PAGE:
Elvis owes a lot to Nashville, but Nashville equally owes Elvis. The Tennessee Music City just wouldn’t be the same without the fascinating marks the king of rock ‘n’ roll left on the city, its musical history and its tourism. Six experiences you shouldn’t miss.
When you think of Elvis, a lot of things come to mind. The hip shakes, the sideburns, the glitter jumpsuits and if you know him well enough, the peanut butter sandwiches too. What’s truly worth remembering though is his unparalleled voice, and that’s exactly what’s celebrated in ‘Music city’ Nashville, Tennessee. Elvis recorded about 260 songs in Nashville, including his first number one hit, Heartbreak Hotel.
1. The Country Music Hall of Fame and Museum
He may be nicknamed the king of rock ‘n’ roll, but Elvis’ first love was country music, as well as gospel and blues. He covered quite a few country songs in his life and that’s how he gained a fair spot at the wildly popular Country Music Hall of Fame and Museum in downtown Nashville. If you’re not a country music fan, most of the names the museum showcases will only vaguely ring a bell (at least I know who Taylor Swift is), but for Elvis fans the museum is worth your while for two reasons. One: Elvis’ 1960 gold plated Cadillac limousine is displayed here, along with the 24-karat gold leaf piano he got from Priscilla in 1968. Two: you can’t tour the historic RCA studio B (see number 3) where Elvis recorded, without purchasing a ticket to the Country Music Hall of Fame. A very effective marketing decision…
2. The Music City Walk of Fame
You’re not actually standing where Elvis stood when you’re looking down on his name engraved in the star, since the walk of fame was only established in 2006. But it’s a nice remembrance of all those singers, musicians and bands who contributed to Nashville’s musical heritage, including Elvis and a lot of other great names like Dolly Parton, Jimi Hendrix, Roy Orbison and Kings of Leon (yep, the Followill gang is from Nashville). The Walk of Fame Park is located across the street from the Country Music Hall of Fame.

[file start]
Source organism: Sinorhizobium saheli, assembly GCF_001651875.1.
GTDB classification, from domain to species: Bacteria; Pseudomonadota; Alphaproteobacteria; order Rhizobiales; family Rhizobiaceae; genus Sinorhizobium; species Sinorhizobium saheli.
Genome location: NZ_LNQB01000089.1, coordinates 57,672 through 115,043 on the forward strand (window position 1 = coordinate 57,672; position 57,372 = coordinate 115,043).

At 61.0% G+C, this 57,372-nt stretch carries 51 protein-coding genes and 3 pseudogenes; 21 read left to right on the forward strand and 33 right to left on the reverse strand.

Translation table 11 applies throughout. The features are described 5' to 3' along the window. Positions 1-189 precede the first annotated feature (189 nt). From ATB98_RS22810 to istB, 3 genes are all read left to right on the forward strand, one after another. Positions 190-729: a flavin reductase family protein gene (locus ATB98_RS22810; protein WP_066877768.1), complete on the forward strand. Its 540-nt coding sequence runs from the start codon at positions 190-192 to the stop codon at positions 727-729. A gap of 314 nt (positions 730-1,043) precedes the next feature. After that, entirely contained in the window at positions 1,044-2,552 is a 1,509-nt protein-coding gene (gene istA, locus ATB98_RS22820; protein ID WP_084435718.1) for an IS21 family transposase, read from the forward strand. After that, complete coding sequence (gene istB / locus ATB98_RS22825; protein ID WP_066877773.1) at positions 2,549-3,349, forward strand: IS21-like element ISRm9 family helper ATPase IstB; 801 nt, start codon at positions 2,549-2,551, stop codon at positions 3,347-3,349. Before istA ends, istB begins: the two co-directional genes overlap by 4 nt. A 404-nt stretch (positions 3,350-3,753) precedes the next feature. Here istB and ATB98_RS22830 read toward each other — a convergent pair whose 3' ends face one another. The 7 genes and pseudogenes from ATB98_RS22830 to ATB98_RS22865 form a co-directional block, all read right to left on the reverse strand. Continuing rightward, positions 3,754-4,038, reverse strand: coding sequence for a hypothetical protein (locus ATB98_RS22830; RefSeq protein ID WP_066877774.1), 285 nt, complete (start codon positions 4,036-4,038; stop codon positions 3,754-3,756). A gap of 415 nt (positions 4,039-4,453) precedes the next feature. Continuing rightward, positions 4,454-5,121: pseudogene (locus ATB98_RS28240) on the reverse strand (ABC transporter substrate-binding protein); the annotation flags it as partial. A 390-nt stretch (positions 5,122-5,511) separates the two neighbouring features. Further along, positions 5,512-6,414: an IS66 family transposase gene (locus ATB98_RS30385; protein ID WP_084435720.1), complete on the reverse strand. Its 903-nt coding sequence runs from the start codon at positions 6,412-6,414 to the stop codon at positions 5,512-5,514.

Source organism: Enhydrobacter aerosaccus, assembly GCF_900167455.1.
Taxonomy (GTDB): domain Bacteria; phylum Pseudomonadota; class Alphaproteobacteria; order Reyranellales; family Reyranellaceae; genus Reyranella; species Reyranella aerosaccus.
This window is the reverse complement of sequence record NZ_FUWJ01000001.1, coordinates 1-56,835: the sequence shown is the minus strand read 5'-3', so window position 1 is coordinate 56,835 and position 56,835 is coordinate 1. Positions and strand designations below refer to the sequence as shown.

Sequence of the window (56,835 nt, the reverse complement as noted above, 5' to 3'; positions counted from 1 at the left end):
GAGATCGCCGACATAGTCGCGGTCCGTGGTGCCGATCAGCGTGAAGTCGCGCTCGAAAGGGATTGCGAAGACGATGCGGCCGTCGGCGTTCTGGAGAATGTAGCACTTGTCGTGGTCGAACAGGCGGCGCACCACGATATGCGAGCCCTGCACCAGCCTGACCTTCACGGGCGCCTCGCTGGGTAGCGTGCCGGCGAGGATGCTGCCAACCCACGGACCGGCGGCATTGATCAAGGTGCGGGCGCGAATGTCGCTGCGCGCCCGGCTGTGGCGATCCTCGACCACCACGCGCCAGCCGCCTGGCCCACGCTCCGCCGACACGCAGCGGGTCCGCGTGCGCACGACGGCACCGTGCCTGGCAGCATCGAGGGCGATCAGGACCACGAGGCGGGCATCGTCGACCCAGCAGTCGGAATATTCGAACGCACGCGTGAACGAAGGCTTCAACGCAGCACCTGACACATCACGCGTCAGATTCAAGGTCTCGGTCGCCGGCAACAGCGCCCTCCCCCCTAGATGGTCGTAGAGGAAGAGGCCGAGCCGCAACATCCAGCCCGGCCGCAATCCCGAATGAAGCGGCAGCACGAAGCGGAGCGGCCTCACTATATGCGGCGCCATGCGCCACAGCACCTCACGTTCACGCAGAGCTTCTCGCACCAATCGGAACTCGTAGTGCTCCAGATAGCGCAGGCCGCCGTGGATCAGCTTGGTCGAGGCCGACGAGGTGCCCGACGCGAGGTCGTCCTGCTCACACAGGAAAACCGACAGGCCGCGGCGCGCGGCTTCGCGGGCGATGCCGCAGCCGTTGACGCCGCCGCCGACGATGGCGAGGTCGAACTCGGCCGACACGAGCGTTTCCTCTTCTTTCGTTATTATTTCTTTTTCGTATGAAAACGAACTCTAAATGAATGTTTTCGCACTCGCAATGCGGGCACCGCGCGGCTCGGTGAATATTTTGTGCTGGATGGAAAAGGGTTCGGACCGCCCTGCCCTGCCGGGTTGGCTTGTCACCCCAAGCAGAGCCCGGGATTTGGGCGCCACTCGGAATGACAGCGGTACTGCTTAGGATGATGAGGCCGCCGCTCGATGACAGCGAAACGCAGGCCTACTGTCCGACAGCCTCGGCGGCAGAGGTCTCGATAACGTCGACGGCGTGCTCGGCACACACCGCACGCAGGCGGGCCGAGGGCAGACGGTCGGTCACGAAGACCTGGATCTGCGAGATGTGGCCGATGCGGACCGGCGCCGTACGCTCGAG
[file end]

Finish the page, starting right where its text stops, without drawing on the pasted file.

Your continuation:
3. The RCA studio B
This is what it’s all about: the exact location where Elvis Presley spent most of his time when in Nashville, where he recorded 260 of his songs. After having visited the Sun Studios in Memphis where Elvis was first signed, this tour at RCA studios will make you feel like a sheep who is prevented from breaking out of an overcrowded herd by a time-obsessed dog with a painted smile (I guess that’s what happens when you sell as much tickets as they do), but still, you don’t want to miss this visit. Our guide had a few anecdotes up his sleeve that made us forget all about the hassle and the highlight is saved for last: the actual recording studio B, Elvis’ favorite place to record. You take a seat, listen to snippets of some of the original recordings and for the big the finale the lights are dimmed and you hear Elvis sing ‘Are you lonesome tonight’. The song was recorded in one take, right here at RCA Studio B. As soon as the song is finished you go back into sheep mode, but no one will take that precious alone time with Elvis away from you.
! When purchasing your combo ticket (at the Country Music Hall of Fame and Museum), you’ll have to indicate at what time you want your RCA tour to be. If you miss the bus, you won’t be able to go on another time and you won’t get a refund, so make sure you’re on time. If you haven’t finished the tour in the museum yet (it took us a little less than two hours), you can continue exploring after coming back from the RCA studios.
4. The Johnny Cash museum